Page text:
Leigh Richards

Hear hear Ifan

Royston Jones
Guest

The lesson of 2019 is that independence will never be achieved by Plaid Cymru alone, or by Plaid Cymru and tightly controlled offshoots. In fact, the mismatch between those interested in independence and those prepared to vote for Plaid Cymru suggests Plaid Cymru is holding back the movement for independence. Progress will be limited for as long as some are allowed to insist that the movement for independence must be socialist, and must focus on ‘woke’ issues. With those who disagree with them being ‘fascists’. This takes us down a very narrow alley when we need the broadest possible route… Read more »

Leigh Richards
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Leigh Richards

And you have to accept that broad route must also include socialists Jac. It isn’t the Welsh left that’s an obstacle to welsh Indy. Our chief obstacle is the same one our friends in Ireland faced and our friends in Scotland presently face – the monstrous British state (and its stooges in Wales)

Huw Davies
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Huw Davies

Sadly the “stooge class” in Wales includes people who inhabit nationalist circles who have landed plum salaried positions that bind them into a dependency which they seem very reluctant to kick into touch. Posturing as nationalists or indeed any kind of radical thinker while spending far too much time comforting the major enemy on the ground here in Wales – the Labour provincial government- is counterproductive and sends out a confusing message to an increasingly suspicious electorate.

Royston Jones
Guest

The broad approach I advocate includes everyone wanting independence. We both know who’s creating the ‘bottleneck’.

Ben A
Guest
Ben A

This decade we need to focus on social mobility, aspirationalism and the Welsh Language.

What’s the point of independence if you can’t come from a poor background, wear English suits, drink french wine and take it for granted that when you get drunk and arrested for public disorder, that from arrest to the court, everybody is speaking Cymraeg?

John Ellis
Guest
John Ellis

‘Any political movement that wishes to succeed must first of all listen to the people and find out what they want.’ ‘Those less successful parties have insisted on ideological purity first and then tried to sell that complete package to the voter – take it or leave it. And the voter has, unsurprisingly, always chosen to leave it.’ ‘We can be as ambitious as we like in our desire to build a better Wales but if we’re unrealistic about what Wales currently is and what the people of Wales actually think, we will fail.’ That feels like a sound foundation… Read more »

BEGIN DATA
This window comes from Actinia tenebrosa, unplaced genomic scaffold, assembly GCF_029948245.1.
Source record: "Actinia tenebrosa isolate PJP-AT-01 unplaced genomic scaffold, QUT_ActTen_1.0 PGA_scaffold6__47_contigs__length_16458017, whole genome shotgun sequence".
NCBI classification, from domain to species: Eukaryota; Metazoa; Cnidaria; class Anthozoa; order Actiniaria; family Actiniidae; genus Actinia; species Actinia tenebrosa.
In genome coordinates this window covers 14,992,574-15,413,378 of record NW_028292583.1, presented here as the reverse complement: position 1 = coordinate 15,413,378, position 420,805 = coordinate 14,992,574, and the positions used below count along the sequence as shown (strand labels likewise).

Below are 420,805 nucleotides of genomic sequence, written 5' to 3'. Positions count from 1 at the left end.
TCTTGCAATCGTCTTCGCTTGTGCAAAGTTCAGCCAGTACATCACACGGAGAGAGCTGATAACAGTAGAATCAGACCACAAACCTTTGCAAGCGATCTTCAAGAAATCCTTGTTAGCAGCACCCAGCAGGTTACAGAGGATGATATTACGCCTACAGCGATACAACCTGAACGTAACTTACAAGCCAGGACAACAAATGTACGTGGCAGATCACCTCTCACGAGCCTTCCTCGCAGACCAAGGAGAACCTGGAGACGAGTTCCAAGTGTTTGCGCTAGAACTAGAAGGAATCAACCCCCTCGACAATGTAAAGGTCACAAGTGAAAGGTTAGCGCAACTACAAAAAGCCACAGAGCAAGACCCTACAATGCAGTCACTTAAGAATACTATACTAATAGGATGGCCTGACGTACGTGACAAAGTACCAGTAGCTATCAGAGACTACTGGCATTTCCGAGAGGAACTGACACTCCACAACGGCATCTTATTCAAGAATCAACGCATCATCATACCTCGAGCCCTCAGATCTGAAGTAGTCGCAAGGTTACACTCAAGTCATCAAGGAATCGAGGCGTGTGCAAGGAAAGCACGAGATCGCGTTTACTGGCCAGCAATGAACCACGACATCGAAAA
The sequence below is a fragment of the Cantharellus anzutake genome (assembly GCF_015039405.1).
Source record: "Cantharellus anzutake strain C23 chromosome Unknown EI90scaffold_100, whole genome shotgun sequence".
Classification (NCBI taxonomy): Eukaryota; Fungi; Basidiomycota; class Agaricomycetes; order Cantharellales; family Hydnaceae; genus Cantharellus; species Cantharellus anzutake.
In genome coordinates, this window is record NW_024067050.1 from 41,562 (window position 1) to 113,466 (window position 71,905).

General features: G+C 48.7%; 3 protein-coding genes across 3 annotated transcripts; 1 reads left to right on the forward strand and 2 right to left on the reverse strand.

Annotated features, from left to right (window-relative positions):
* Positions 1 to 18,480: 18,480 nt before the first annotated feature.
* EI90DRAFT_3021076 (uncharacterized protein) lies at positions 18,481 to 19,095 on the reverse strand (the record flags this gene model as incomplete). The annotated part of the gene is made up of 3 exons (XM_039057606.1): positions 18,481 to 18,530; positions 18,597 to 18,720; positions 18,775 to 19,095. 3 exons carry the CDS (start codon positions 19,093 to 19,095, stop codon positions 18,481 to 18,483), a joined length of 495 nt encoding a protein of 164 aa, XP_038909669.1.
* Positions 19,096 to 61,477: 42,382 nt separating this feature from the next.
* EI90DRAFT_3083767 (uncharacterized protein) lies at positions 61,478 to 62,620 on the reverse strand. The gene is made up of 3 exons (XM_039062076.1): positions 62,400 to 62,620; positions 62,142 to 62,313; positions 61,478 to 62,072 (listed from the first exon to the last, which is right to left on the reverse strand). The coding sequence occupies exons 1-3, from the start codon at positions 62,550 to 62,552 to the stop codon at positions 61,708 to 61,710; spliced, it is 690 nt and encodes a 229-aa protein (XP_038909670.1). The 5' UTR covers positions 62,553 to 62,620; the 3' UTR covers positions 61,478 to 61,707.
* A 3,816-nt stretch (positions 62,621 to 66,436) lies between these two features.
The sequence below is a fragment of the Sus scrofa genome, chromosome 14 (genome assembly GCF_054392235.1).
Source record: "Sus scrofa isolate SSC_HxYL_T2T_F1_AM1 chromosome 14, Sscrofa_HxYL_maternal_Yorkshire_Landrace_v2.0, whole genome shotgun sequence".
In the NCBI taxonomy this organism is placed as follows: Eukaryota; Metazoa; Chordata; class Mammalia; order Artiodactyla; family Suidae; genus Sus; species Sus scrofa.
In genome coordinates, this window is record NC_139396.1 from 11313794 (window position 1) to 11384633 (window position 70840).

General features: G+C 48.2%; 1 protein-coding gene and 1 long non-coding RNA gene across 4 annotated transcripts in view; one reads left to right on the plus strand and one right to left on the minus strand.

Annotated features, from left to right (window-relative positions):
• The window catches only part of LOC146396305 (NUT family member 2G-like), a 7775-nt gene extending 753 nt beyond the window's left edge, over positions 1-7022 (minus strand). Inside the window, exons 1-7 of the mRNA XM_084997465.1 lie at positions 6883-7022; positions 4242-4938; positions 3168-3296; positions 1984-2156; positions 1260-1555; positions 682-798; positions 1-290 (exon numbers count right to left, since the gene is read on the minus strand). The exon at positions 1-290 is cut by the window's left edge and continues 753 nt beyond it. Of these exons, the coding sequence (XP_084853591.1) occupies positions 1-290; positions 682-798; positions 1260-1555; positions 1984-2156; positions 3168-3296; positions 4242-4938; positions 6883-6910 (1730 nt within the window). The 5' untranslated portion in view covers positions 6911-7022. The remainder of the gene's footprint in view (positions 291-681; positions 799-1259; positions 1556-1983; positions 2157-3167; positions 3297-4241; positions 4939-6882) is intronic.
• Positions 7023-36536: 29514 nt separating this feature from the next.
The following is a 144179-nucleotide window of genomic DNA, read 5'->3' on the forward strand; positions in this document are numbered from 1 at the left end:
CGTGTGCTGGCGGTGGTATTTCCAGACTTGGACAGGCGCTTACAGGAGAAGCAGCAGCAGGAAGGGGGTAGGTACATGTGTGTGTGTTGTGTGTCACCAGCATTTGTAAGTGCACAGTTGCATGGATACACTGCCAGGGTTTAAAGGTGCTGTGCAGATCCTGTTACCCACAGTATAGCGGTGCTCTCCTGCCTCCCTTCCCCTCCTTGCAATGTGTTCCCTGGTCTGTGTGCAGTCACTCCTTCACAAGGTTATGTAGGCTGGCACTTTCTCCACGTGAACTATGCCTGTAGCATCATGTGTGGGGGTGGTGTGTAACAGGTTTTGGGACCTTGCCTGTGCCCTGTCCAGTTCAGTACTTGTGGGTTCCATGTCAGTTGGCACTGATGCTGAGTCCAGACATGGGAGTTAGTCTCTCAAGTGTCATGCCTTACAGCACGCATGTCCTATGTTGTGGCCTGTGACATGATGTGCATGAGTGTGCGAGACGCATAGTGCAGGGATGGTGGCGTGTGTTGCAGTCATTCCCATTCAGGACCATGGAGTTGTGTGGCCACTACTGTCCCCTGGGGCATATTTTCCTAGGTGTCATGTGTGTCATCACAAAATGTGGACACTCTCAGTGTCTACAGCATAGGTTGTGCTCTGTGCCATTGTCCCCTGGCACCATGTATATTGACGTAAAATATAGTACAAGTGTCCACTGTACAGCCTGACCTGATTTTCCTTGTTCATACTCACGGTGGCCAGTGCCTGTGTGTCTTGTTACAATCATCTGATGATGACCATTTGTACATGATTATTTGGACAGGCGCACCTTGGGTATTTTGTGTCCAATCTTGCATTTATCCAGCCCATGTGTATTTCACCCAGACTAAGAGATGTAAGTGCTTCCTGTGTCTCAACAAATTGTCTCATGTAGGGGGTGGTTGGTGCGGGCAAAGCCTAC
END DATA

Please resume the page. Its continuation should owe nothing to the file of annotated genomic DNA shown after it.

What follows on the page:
jr humphrys
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jr humphrys

Once again, and it must be insisted on, Labour lost votes because JC was universally attacked in the largely Tory media, purely on his personality and history, while BJ was given a clean bill, despite being what he really is. The nationalisation policies JC advocates are extremely popular with the UK public
Extremely popular!
They think Private Enterprise is very good, but the country should basically belong to it’s people.
And that’s what we think in Wales also?

John Ellis
Guest
John Ellis

I think that if the Labour party chooses to interpret its defeat through that lens – and from the comments which I read on certain threads that looks by no means improbable – it’ll simply set itself up for yet another defeat four and a half years on, at the next Westminster election. (I’m assuming that the Bunterites won’t want to hazard another winter GE!) When Major’s Tories unexpectedly won the ’92 GE, the ‘Sun’ hubristically trumpeted ‘It was the ‘Sun’ wot won it!’. Well, they would, wouldn’t they?; no one else was likely to blow their trumpet for them!… Read more »

Arwyn Lloyd
Guest

I’ve written an article calling for a political coalition in Wales here: https://twitter.com/TalkAboutWales/status/1212010696743014400 I’m starting to wonder whether it would be a good idea for Welsh Labour to detatch itself from UK Labour and form a new coalition in Wales alongside Plaid Cymru, Welsh Liberal Democrats and Welsh members of the Green Party. If common ground can be found on the constitutional position e.g. A Welsh Nation State in a British Confederation of States, and further on a policy programme e.g. Social Democratic and economically Keynseian with a pro-business approach balanced by strong support for workers protections. Such a party… Read more »